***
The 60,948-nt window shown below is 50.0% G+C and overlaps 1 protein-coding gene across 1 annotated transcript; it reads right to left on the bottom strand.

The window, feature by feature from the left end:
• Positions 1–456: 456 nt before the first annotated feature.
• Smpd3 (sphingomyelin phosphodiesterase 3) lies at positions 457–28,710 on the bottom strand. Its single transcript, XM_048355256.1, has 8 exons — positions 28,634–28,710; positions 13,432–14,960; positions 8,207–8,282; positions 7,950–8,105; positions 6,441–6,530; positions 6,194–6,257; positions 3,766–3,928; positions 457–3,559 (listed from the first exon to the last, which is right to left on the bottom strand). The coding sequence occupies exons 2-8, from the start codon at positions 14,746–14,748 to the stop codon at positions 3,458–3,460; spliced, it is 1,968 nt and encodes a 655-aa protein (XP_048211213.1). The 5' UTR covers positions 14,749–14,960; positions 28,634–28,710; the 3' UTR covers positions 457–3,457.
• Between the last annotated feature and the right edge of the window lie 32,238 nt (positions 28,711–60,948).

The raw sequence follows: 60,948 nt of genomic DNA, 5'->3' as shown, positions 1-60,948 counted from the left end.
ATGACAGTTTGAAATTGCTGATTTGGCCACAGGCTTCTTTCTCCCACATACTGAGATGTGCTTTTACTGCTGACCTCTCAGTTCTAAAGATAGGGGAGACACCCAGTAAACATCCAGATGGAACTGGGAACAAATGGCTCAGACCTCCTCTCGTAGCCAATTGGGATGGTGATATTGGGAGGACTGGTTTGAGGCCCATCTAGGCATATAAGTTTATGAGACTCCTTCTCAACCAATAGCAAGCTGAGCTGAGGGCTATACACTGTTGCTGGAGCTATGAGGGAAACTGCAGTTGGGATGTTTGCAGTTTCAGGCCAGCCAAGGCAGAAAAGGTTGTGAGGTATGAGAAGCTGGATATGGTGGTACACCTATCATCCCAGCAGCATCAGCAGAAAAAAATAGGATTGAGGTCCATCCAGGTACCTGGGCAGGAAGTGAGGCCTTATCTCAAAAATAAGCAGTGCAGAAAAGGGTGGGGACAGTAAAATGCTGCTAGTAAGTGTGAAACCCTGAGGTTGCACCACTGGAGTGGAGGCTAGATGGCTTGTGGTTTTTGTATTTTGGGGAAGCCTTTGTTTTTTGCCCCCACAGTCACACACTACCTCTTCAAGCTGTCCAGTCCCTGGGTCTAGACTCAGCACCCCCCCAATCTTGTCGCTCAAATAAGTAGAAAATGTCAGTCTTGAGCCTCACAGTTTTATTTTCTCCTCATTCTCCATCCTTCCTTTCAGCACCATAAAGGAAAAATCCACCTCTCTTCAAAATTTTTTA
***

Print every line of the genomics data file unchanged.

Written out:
The 60,948-nt window shown below is 50.0% G+C and overlaps 1 protein-coding gene across 1 annotated transcript; it reads right to left on the bottom strand.

The window, feature by feature from the left end:
• Positions 1–456: 456 nt before the first annotated feature.
• Smpd3 (sphingomyelin phosphodiesterase 3) lies at positions 457–28,710 on the bottom strand. Its single transcript, XM_048355256.1, has 8 exons — positions 28,634–28,710; positions 13,432–14,960; positions 8,207–8,282; positions 7,950–8,105; positions 6,441–6,530; positions 6,194–6,257; positions 3,766–3,928; positions 457–3,559 (listed from the first exon to the last, which is right to left on the bottom strand). The coding sequence occupies exons 2-8, from the start codon at positions 14,746–14,748 to the stop codon at positions 3,458–3,460; spliced, it is 1,968 nt and encodes a 655-aa protein (XP_048211213.1). The 5' UTR covers positions 14,749–14,960; positions 28,634–28,710; the 3' UTR covers positions 457–3,457.
• Between the last annotated feature and the right edge of the window lie 32,238 nt (positions 28,711–60,948).

The raw sequence follows: 60,948 nt of genomic DNA, 5'->3' as shown, positions 1-60,948 counted from the left end.
ATGACAGTTTGAAATTGCTGATTTGGCCACAGGCTTCTTTCTCCCACATACTGAGATGTGCTTTTACTGCTGACCTCTCAGTTCTAAAGATAGGGGAGACACCCAGTAAACATCCAGATGGAACTGGGAACAAATGGCTCAGACCTCCTCTCGTAGCCAATTGGGATGGTGATATTGGGAGGACTGGTTTGAGGCCCATCTAGGCATATAAGTTTATGAGACTCCTTCTCAACCAATAGCAAGCTGAGCTGAGGGCTATACACTGTTGCTGGAGCTATGAGGGAAACTGCAGTTGGGATGTTTGCAGTTTCAGGCCAGCCAAGGCAGAAAAGGTTGTGAGGTATGAGAAGCTGGATATGGTGGTACACCTATCATCCCAGCAGCATCAGCAGAAAAAAATAGGATTGAGGTCCATCCAGGTACCTGGGCAGGAAGTGAGGCCTTATCTCAAAAATAAGCAGTGCAGAAAAGGGTGGGGACAGTAAAATGCTGCTAGTAAGTGTGAAACCCTGAGGTTGCACCACTGGAGTGGAGGCTAGATGGCTTGTGGTTTTTGTATTTTGGGGAAGCCTTTGTTTTTTGCCCCCACAGTCACACACTACCTCTTCAAGCTGTCCAGTCCCTGGGTCTAGACTCAGCACCCCCCCAATCTTGTCGCTCAAATAAGTAGAAAATGTCAGTCTTGAGCCTCACAGTTTTATTTTCTCCTCATTCTCCATCCTTCCTTTCAGCACCATAAAGGAAAAATCCACCTCTCTTCAAAATTTTTTA